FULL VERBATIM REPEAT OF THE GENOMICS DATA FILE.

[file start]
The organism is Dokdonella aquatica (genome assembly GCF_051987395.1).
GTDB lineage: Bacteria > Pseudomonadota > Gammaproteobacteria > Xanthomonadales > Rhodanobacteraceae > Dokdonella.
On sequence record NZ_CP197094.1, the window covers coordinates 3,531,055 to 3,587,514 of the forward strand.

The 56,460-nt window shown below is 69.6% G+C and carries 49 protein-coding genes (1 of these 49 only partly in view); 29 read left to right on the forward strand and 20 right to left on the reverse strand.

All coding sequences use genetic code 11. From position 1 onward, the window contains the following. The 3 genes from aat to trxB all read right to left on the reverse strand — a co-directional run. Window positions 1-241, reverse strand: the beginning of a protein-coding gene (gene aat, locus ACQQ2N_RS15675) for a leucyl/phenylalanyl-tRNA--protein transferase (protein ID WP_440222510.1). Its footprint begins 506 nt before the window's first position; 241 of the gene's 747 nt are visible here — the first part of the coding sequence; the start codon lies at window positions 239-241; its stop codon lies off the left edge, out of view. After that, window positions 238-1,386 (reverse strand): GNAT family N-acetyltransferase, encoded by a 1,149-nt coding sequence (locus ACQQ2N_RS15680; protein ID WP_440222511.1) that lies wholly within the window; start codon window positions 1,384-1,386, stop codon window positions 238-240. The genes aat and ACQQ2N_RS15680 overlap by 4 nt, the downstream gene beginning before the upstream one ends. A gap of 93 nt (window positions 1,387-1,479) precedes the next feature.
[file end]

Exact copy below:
The organism is Dokdonella aquatica (genome assembly GCF_051987395.1).
GTDB lineage: Bacteria > Pseudomonadota > Gammaproteobacteria > Xanthomonadales > Rhodanobacteraceae > Dokdonella.
On sequence record NZ_CP197094.1, the window covers coordinates 3,531,055 to 3,587,514 of the forward strand.

The 56,460-nt window shown below is 69.6% G+C and carries 49 protein-coding genes (1 of these 49 only partly in view); 29 read left to right on the forward strand and 20 right to left on the reverse strand.

All coding sequences use genetic code 11. From position 1 onward, the window contains the following. The 3 genes from aat to trxB all read right to left on the reverse strand — a co-directional run. Window positions 1-241, reverse strand: the beginning of a protein-coding gene (gene aat, locus ACQQ2N_RS15675) for a leucyl/phenylalanyl-tRNA--protein transferase (protein ID WP_440222510.1). Its footprint begins 506 nt before the window's first position; 241 of the gene's 747 nt are visible here — the first part of the coding sequence; the start codon lies at window positions 239-241; its stop codon lies off the left edge, out of view. After that, window positions 238-1,386 (reverse strand): GNAT family N-acetyltransferase, encoded by a 1,149-nt coding sequence (locus ACQQ2N_RS15680; protein ID WP_440222511.1) that lies wholly within the window; start codon window positions 1,384-1,386, stop codon window positions 238-240. The genes aat and ACQQ2N_RS15680 overlap by 4 nt, the downstream gene beginning before the upstream one ends. A gap of 93 nt (window positions 1,387-1,479) precedes the next feature.